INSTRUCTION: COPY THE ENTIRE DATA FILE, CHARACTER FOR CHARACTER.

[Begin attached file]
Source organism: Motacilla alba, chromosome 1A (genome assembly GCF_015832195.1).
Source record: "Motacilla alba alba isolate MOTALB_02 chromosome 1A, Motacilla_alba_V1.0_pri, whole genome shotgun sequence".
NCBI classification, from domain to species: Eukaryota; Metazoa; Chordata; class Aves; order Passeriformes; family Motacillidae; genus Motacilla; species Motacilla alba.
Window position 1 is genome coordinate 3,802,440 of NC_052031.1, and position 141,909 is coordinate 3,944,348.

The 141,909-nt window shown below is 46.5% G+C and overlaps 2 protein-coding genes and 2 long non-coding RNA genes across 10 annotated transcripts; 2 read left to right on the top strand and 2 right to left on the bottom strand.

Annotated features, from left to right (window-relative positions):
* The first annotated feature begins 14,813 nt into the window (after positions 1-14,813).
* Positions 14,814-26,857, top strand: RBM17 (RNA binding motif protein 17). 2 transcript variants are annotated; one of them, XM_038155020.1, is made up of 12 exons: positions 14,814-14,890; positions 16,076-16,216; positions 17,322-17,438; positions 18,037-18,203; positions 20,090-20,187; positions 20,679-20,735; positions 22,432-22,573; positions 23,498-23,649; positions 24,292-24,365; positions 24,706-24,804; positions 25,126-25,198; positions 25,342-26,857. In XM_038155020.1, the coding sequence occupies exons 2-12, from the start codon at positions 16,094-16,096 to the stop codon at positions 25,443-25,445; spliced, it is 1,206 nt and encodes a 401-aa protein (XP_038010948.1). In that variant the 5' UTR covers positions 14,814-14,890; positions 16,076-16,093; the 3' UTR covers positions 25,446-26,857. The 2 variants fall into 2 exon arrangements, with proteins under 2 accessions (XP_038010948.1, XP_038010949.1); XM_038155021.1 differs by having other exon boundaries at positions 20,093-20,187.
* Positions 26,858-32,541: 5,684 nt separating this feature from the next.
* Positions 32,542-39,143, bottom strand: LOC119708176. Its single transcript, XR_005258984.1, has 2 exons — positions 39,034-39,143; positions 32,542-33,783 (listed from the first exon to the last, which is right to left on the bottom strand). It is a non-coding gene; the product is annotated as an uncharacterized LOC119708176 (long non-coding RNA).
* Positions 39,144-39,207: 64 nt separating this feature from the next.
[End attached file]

Source organism: Motacilla alba, chromosome 1A (genome assembly GCF_015832195.1).
Source record: "Motacilla alba alba isolate MOTALB_02 chromosome 1A, Motacilla_alba_V1.0_pri, whole genome shotgun sequence".
NCBI classification, from domain to species: Eukaryota; Metazoa; Chordata; class Aves; order Passeriformes; family Motacillidae; genus Motacilla; species Motacilla alba.
Window position 1 is genome coordinate 3,802,440 of NC_052031.1, and position 141,909 is coordinate 3,944,348.

The 141,909-nt window shown below is 46.5% G+C and overlaps 2 protein-coding genes and 2 long non-coding RNA genes across 10 annotated transcripts; 2 read left to right on the top strand and 2 right to left on the bottom strand.

Annotated features, from left to right (window-relative positions):
* The first annotated feature begins 14,813 nt into the window (after positions 1-14,813).
* Positions 14,814-26,857, top strand: RBM17 (RNA binding motif protein 17). 2 transcript variants are annotated; one of them, XM_038155020.1, is made up of 12 exons: positions 14,814-14,890; positions 16,076-16,216; positions 17,322-17,438; positions 18,037-18,203; positions 20,090-20,187; positions 20,679-20,735; positions 22,432-22,573; positions 23,498-23,649; positions 24,292-24,365; positions 24,706-24,804; positions 25,126-25,198; positions 25,342-26,857. In XM_038155020.1, the coding sequence occupies exons 2-12, from the start codon at positions 16,094-16,096 to the stop codon at positions 25,443-25,445; spliced, it is 1,206 nt and encodes a 401-aa protein (XP_038010948.1). In that variant the 5' UTR covers positions 14,814-14,890; positions 16,076-16,093; the 3' UTR covers positions 25,446-26,857. The 2 variants fall into 2 exon arrangements, with proteins under 2 accessions (XP_038010948.1, XP_038010949.1); XM_038155021.1 differs by having other exon boundaries at positions 20,093-20,187.
* Positions 26,858-32,541: 5,684 nt separating this feature from the next.
* Positions 32,542-39,143, bottom strand: LOC119708176. Its single transcript, XR_005258984.1, has 2 exons — positions 39,034-39,143; positions 32,542-33,783 (listed from the first exon to the last, which is right to left on the bottom strand). It is a non-coding gene; the product is annotated as an uncharacterized LOC119708176 (long non-coding RNA).
* Positions 39,144-39,207: 64 nt separating this feature from the next.